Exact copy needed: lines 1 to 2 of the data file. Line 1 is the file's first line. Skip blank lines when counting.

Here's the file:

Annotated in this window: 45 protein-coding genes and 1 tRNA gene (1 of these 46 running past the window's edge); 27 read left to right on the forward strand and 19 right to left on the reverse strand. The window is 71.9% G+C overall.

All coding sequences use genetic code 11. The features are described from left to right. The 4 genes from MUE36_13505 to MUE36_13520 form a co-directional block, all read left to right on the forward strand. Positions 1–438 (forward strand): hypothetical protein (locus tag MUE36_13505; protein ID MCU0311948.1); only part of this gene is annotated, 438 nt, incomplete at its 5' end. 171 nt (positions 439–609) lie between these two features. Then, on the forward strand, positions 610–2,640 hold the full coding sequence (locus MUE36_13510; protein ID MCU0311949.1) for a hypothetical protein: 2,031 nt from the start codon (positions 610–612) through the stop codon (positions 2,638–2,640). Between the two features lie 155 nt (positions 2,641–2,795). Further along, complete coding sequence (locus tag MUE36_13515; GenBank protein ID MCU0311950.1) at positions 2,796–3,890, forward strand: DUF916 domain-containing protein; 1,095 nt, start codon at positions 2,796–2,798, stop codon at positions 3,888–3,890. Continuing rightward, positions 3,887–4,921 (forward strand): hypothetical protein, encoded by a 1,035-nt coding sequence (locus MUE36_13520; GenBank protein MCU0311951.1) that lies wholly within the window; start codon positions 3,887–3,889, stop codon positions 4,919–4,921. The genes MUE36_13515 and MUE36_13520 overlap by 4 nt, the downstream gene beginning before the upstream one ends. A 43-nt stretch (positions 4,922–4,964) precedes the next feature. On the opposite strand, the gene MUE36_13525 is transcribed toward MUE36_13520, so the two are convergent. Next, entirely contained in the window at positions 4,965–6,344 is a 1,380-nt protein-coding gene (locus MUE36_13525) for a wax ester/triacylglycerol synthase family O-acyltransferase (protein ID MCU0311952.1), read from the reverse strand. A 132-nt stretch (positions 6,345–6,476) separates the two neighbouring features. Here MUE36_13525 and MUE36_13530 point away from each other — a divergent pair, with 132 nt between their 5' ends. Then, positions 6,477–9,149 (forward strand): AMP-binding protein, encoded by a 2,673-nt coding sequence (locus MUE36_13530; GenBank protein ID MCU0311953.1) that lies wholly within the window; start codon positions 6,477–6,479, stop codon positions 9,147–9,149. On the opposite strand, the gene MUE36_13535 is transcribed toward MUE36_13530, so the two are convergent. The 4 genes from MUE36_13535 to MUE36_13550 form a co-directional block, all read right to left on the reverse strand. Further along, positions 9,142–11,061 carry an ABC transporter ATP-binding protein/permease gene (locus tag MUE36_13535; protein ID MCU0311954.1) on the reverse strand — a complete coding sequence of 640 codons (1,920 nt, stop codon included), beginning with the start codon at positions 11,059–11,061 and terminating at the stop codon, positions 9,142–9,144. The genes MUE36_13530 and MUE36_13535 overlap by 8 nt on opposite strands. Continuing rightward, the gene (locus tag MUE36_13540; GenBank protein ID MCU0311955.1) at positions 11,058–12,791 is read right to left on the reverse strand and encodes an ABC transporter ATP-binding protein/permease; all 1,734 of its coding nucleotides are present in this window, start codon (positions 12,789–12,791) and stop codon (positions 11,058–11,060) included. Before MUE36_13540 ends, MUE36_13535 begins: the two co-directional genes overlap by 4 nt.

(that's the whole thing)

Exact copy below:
Annotated in this window: 45 protein-coding genes and 1 tRNA gene (1 of these 46 running past the window's edge); 27 read left to right on the forward strand and 19 right to left on the reverse strand. The window is 71.9% G+C overall.

All coding sequences use genetic code 11. The features are described from left to right. The 4 genes from MUE36_13505 to MUE36_13520 form a co-directional block, all read left to right on the forward strand. Positions 1–438 (forward strand): hypothetical protein (locus tag MUE36_13505; protein ID MCU0311948.1); only part of this gene is annotated, 438 nt, incomplete at its 5' end. 171 nt (positions 439–609) lie between these two features. Then, on the forward strand, positions 610–2,640 hold the full coding sequence (locus MUE36_13510; protein ID MCU0311949.1) for a hypothetical protein: 2,031 nt from the start codon (positions 610–612) through the stop codon (positions 2,638–2,640). Between the two features lie 155 nt (positions 2,641–2,795). Further along, complete coding sequence (locus tag MUE36_13515; GenBank protein ID MCU0311950.1) at positions 2,796–3,890, forward strand: DUF916 domain-containing protein; 1,095 nt, start codon at positions 2,796–2,798, stop codon at positions 3,888–3,890. Continuing rightward, positions 3,887–4,921 (forward strand): hypothetical protein, encoded by a 1,035-nt coding sequence (locus MUE36_13520; GenBank protein MCU0311951.1) that lies wholly within the window; start codon positions 3,887–3,889, stop codon positions 4,919–4,921. The genes MUE36_13515 and MUE36_13520 overlap by 4 nt, the downstream gene beginning before the upstream one ends. A 43-nt stretch (positions 4,922–4,964) precedes the next feature. On the opposite strand, the gene MUE36_13525 is transcribed toward MUE36_13520, so the two are convergent. Next, entirely contained in the window at positions 4,965–6,344 is a 1,380-nt protein-coding gene (locus MUE36_13525) for a wax ester/triacylglycerol synthase family O-acyltransferase (protein ID MCU0311952.1), read from the reverse strand. A 132-nt stretch (positions 6,345–6,476) separates the two neighbouring features. Here MUE36_13525 and MUE36_13530 point away from each other — a divergent pair, with 132 nt between their 5' ends. Then, positions 6,477–9,149 (forward strand): AMP-binding protein, encoded by a 2,673-nt coding sequence (locus MUE36_13530; GenBank protein ID MCU0311953.1) that lies wholly within the window; start codon positions 6,477–6,479, stop codon positions 9,147–9,149. On the opposite strand, the gene MUE36_13535 is transcribed toward MUE36_13530, so the two are convergent. The 4 genes from MUE36_13535 to MUE36_13550 form a co-directional block, all read right to left on the reverse strand. Further along, positions 9,142–11,061 carry an ABC transporter ATP-binding protein/permease gene (locus tag MUE36_13535; protein ID MCU0311954.1) on the reverse strand — a complete coding sequence of 640 codons (1,920 nt, stop codon included), beginning with the start codon at positions 11,059–11,061 and terminating at the stop codon, positions 9,142–9,144. The genes MUE36_13530 and MUE36_13535 overlap by 8 nt on opposite strands. Continuing rightward, the gene (locus tag MUE36_13540; GenBank protein ID MCU0311955.1) at positions 11,058–12,791 is read right to left on the reverse strand and encodes an ABC transporter ATP-binding protein/permease; all 1,734 of its coding nucleotides are present in this window, start codon (positions 12,789–12,791) and stop codon (positions 11,058–11,060) included. Before MUE36_13540 ends, MUE36_13535 begins: the two co-directional genes overlap by 4 nt.